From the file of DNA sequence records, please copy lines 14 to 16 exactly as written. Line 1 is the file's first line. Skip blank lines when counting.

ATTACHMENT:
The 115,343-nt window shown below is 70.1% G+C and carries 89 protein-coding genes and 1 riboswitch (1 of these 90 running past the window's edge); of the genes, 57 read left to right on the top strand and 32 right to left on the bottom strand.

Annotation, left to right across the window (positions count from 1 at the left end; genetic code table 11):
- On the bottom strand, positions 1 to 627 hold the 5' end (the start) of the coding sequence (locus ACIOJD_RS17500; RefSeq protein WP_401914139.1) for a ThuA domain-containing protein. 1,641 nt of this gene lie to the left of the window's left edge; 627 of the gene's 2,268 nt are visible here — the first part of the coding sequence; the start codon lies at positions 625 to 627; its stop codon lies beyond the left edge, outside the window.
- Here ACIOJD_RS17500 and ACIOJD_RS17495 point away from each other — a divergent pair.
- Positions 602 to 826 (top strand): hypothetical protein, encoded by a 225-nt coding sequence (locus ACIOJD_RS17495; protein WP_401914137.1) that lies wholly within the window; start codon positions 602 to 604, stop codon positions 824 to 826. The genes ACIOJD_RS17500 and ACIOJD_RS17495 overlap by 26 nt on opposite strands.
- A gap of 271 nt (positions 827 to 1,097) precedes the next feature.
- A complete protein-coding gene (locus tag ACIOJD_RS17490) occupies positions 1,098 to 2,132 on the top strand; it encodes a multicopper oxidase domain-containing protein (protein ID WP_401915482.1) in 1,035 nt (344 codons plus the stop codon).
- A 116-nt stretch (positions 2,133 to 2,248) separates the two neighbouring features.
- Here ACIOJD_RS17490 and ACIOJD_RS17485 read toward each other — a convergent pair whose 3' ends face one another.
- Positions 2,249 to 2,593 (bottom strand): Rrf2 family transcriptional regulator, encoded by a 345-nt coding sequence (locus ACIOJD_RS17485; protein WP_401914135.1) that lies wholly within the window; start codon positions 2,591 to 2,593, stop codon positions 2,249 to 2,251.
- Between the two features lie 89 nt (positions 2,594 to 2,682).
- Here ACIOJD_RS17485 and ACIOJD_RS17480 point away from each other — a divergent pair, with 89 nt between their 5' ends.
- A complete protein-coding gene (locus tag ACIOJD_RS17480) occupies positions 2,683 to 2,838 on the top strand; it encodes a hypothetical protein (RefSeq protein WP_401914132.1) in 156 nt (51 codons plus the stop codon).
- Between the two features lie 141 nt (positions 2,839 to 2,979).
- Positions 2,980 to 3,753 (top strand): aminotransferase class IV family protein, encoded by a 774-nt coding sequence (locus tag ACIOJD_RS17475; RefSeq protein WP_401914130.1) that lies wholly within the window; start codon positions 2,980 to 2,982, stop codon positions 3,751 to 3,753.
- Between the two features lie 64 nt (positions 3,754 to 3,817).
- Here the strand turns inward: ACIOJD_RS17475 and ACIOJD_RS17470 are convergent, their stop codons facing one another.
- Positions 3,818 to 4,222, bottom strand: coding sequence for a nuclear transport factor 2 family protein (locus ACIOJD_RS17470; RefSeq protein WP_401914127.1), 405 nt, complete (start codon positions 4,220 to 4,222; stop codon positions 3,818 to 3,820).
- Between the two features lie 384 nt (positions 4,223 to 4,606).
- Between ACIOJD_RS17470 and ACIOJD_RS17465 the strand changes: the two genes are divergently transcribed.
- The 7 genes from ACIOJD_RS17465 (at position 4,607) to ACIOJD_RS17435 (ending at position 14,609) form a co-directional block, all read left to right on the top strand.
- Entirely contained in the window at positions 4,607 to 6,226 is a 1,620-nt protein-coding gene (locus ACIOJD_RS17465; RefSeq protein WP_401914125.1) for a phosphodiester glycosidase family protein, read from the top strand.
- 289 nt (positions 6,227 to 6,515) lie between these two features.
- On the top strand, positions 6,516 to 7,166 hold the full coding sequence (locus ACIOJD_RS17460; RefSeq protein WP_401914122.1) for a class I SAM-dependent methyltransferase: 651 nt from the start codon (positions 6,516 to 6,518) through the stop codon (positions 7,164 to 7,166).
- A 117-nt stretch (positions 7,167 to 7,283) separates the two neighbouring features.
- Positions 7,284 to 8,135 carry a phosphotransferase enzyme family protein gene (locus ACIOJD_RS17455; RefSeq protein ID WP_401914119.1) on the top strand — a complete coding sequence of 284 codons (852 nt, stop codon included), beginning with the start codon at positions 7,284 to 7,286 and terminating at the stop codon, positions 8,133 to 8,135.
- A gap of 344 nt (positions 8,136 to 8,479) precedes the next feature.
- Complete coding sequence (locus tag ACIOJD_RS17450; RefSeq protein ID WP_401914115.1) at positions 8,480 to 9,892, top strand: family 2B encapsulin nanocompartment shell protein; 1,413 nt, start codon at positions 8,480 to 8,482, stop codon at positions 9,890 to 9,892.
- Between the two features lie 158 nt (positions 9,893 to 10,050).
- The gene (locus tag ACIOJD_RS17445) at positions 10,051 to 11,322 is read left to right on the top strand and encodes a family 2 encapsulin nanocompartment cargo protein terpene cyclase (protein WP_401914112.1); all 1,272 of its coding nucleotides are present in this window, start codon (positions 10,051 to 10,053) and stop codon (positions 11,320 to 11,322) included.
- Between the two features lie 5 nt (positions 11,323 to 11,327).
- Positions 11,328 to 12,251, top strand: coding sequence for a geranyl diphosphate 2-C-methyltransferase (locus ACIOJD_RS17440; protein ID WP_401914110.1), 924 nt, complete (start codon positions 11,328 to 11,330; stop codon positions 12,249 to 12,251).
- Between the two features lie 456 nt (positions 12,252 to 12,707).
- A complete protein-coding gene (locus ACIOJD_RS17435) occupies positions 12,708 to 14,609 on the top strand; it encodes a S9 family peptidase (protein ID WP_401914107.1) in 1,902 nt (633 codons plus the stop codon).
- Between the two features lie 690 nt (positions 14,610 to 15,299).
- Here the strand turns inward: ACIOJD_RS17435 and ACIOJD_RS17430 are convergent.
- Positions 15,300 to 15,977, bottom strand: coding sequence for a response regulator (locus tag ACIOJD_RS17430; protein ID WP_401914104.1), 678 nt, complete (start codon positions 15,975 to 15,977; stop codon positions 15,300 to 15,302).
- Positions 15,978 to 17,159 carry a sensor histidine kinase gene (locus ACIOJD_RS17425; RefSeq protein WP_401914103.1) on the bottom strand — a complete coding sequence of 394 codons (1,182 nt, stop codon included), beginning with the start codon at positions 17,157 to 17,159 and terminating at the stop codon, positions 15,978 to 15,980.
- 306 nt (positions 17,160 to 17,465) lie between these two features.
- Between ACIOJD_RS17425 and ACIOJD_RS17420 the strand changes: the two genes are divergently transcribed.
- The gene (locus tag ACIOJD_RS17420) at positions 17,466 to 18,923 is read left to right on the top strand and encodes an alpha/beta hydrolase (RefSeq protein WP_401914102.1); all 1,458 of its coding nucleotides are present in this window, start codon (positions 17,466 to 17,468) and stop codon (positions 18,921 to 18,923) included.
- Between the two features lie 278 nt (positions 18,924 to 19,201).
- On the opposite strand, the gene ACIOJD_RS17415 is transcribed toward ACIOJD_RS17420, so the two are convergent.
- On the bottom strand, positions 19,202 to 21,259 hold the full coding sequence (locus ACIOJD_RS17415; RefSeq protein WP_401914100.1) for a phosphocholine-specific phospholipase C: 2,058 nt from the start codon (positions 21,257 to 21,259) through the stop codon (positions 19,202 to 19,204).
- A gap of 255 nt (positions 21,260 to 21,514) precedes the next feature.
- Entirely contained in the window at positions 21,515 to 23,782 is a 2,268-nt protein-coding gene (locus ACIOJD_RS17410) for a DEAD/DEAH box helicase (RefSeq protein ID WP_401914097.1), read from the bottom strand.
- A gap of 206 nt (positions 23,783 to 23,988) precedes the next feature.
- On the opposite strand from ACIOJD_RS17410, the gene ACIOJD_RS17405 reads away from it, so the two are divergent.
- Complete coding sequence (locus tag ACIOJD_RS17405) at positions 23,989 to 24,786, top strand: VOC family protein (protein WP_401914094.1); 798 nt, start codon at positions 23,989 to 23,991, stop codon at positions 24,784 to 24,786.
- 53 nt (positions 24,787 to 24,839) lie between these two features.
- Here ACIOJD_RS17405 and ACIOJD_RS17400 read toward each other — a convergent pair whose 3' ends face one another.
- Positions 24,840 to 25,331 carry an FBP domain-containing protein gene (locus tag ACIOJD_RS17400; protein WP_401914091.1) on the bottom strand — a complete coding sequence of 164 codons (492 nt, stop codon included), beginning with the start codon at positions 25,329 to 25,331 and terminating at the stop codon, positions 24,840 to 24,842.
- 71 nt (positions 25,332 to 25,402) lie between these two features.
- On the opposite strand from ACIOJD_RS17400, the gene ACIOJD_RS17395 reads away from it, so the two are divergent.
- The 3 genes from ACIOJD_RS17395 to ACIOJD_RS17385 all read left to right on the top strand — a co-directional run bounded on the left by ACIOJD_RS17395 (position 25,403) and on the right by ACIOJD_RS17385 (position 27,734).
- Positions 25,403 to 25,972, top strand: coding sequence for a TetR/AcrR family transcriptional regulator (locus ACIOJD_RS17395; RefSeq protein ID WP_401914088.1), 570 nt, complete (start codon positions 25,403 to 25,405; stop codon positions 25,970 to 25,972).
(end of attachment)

- Between the two features lie 141 nt (positions 2,839 to 2,979).
- Positions 2,980 to 3,753 (top strand): aminotransferase class IV family protein, encoded by a 774-nt coding sequence (locus tag ACIOJD_RS17475; RefSeq protein WP_401914130.1) that lies wholly within the window; start codon positions 2,980 to 2,982, stop codon positions 3,751 to 3,753.
- Between the two features lie 64 nt (positions 3,754 to 3,817).